The ansible project has re-organized how they release and distribute ansible. This change moves Fedora to be in sync with those changes and retires the old 'ansible classic/2.9.x' package in favor of a 'ansible' package that pulls in ansible-core (the engine) and includes all the collections in upstream ansible releases.
- Email: firstname.lastname@example.org, email@example.com
- Targeted release: Fedora Linux 36
- Last updated: 2021-09-24
- FESCo issue: <will be assigned by the Wrangler>
- Tracker bug: <will be assigned by the Wrangler>
- Release notes tracker: <will be assigned by the Wrangler>
The upstream ansible project found that maintaining a single monolithic ansible package with everything included was not working well (source). Small changes had to wait for releases, some areas had no subject matter reviewers, it was difficult to try and handle all the issues and changes in a timely manner. So, the ansible engine was split off and then the rest of the content was moved to separate collections. These collections could then be maintained by communities that care about that area and could release at their own pace. A number of collections have agreed to release on the same cadence. These collections, along with the ansible-core engine comprise a upstream 'ansible' release.
The engine package (ansible-core) is already in Fedora 35+. Currently the 'ansible' package is 'ansible classic', ie, the 2.9.x version from before the reorganization. While Ansible 2.9.x will continue to be maintained from a security perspective until 2022, it is desireable to update to the latest release of both ansible-core and ansible in order to benefit from continued updates, bug fixes and improvements.
This change will modify the existing 'ansible' package to include the Ansible Collections that are provided in the upstream ansible releases from PyPi. The ansible package will not include ansible-core but will have a requirement (dependency) on it.
Having two separate packages will give users the ability to select the best option based on their needs:
- Install the 'ansible' package to mirror the user experience when installing ansible from PyPi: it will install ansible-core as well as the collections as they are included in the upstream ansible release.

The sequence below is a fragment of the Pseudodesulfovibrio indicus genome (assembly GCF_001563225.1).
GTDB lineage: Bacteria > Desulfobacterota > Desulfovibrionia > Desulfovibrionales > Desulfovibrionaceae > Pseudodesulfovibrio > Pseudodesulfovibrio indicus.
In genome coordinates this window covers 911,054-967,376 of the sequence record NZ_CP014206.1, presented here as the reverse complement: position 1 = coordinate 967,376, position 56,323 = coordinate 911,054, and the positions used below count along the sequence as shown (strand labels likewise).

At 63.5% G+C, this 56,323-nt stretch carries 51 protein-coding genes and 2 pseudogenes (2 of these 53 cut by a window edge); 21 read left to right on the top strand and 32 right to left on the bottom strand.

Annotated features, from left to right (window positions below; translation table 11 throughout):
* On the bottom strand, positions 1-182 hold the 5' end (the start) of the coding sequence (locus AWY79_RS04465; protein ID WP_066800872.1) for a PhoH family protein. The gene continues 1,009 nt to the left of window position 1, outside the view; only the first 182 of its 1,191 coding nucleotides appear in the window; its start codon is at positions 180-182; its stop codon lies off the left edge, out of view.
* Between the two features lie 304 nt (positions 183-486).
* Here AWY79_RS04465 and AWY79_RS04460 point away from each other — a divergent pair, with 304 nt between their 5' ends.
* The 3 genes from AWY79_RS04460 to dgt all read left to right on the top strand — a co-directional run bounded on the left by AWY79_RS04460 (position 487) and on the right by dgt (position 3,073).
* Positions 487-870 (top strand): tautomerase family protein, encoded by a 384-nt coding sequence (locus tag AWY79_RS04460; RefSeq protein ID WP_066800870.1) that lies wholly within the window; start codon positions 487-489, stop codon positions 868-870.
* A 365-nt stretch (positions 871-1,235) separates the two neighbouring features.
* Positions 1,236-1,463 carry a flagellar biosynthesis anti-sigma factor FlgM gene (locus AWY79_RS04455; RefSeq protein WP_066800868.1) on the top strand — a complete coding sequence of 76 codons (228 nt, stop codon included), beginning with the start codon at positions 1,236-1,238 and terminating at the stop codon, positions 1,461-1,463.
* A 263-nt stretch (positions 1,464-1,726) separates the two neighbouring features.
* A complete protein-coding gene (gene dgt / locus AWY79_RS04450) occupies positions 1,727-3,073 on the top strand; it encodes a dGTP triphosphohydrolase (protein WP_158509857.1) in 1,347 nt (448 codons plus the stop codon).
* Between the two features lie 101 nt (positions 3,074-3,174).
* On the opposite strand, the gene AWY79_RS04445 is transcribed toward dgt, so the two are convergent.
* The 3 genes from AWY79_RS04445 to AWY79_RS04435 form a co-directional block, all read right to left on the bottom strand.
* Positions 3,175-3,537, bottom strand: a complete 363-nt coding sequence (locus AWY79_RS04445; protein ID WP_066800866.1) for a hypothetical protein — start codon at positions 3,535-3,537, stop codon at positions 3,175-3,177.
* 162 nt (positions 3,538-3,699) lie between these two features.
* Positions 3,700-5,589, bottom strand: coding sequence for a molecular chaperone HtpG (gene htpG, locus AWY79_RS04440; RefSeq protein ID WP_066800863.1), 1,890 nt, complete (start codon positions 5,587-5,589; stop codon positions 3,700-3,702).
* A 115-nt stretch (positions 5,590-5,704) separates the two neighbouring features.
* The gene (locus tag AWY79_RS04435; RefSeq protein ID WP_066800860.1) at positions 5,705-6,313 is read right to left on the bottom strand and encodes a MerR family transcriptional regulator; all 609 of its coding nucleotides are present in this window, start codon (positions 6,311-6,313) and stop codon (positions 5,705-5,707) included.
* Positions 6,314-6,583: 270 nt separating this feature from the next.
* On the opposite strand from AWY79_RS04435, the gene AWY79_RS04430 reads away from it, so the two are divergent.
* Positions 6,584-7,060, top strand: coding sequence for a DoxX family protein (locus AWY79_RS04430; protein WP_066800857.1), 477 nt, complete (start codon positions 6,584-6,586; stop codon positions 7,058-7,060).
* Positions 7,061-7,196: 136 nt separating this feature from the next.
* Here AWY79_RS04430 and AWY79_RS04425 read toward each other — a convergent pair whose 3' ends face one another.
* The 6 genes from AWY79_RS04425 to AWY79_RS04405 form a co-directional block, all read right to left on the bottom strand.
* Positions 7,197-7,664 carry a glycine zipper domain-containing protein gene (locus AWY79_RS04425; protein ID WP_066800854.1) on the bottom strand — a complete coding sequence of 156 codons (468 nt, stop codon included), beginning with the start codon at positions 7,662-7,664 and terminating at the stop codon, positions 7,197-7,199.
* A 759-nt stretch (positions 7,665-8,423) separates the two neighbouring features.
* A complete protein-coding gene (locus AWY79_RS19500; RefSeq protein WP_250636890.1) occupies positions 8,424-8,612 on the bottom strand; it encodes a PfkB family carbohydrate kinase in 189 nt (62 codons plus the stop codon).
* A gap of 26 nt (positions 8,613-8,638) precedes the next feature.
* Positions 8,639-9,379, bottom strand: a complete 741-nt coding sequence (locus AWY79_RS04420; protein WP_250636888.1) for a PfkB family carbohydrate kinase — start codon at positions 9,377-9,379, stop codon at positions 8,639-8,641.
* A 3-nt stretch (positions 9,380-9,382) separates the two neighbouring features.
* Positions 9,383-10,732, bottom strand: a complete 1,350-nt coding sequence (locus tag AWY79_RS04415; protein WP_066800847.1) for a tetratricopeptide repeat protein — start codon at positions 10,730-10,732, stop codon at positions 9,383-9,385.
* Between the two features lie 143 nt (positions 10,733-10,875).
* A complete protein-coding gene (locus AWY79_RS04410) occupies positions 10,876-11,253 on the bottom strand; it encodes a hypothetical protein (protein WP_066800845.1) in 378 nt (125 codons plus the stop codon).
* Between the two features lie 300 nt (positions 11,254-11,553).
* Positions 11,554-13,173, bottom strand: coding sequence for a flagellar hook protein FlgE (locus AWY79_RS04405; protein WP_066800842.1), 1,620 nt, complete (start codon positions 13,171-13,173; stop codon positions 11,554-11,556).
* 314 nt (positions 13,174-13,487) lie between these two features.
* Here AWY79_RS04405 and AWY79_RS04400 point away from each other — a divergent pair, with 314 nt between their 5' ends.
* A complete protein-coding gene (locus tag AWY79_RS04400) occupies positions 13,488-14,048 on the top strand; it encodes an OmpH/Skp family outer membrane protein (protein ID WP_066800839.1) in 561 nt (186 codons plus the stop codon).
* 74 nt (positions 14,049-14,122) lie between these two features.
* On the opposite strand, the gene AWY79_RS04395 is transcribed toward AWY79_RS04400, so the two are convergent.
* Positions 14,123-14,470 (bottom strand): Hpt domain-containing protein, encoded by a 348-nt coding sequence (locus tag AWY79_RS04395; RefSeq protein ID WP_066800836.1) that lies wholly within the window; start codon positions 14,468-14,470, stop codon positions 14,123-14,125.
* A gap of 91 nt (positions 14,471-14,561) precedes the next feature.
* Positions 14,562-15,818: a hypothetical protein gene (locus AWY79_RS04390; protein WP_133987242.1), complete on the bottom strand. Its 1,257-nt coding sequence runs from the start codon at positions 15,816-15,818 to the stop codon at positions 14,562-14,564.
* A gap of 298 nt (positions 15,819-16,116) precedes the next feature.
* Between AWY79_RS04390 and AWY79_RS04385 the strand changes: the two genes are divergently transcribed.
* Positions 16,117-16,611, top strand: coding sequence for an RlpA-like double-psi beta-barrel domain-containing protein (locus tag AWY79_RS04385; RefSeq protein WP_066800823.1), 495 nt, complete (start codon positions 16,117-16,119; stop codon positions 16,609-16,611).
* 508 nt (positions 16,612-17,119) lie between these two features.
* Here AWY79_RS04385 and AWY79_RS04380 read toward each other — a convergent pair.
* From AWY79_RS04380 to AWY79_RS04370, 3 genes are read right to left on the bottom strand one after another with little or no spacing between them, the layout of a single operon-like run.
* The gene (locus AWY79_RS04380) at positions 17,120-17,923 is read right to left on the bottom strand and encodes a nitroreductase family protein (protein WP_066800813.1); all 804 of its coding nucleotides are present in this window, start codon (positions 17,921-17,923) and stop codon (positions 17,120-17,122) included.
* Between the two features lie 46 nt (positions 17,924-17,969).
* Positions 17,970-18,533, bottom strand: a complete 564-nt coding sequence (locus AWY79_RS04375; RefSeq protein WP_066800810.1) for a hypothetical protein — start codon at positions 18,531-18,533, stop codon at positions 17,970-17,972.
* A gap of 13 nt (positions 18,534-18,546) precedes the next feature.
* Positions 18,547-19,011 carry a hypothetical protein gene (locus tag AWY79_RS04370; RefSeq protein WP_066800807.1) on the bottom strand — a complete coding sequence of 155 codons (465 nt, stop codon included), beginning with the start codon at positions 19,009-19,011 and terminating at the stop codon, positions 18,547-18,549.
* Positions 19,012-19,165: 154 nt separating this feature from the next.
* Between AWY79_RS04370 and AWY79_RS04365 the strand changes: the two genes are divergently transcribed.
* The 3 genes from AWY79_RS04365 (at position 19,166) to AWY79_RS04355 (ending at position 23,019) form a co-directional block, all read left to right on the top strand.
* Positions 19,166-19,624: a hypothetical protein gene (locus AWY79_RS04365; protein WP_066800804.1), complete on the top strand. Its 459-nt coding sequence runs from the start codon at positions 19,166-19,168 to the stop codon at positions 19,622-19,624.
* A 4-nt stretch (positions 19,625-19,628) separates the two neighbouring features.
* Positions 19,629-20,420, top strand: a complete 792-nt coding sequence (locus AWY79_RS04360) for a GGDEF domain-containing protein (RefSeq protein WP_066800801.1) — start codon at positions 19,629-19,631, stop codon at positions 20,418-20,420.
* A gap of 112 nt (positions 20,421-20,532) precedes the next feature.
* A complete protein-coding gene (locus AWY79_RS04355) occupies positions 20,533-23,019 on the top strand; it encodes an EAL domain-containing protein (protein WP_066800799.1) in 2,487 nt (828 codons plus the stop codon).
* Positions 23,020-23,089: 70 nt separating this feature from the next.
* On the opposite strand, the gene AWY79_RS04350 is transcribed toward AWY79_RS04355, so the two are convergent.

- Install just the 'ansible-core' package when no external collections are necessary
- Install 'ansible-core' and then manually install collections either from existing packages in Fedora, from Ansible Galaxy or elsewhere.
Benefit to Fedora
- On current upstream releases with bugfixes and enhancements.
- Increases flexibility by allowing users to choose which Ansible collections to install and where they install it from.
- More rapid improvements for Fedora users.
- Proposal owners:
'ansible' package needs to be modified for this change (work is in progress already).
- Other developers: N/A
- Release engineering: N/A
- Policies and guidelines:
Possibly policies for packaging collections?
- Trademark approval: N/A (not needed for this Change
- Alignment with Objectives: First!
On upgrade, ansible-2.9.x will be replaced by ansible-core + release collections. Ansible playbooks will continue to run as before.
How To Test
Run playbook with ansible 2.9, upgrade and re-run with ansible-core-2.11.x
Users can remove the release collections and install separately packaged collections or install from ansible-galaxy.
Might need to conflict with some seperately packaged collections.
- Contingency mechanism: Keep shipping ansible classic, but it will go EOL and updates will become much harder.
- Contingency deadline: N/A (not a System Wide Change)
- Blocks release? N/A (not a System Wide Change)
N/A (not a System Wide Change)
Ansible is now shipped as 'ansible-core' (the engine) and a curated set of Ansible collections. Users can use 'dnf install ansible' to install ansible-core as well as the Ansible collections included in the upstream Ansible releases. Users can also opt to 'dnf install ansible-core' and then install collections manually from standalone packages or via ansible-galaxy.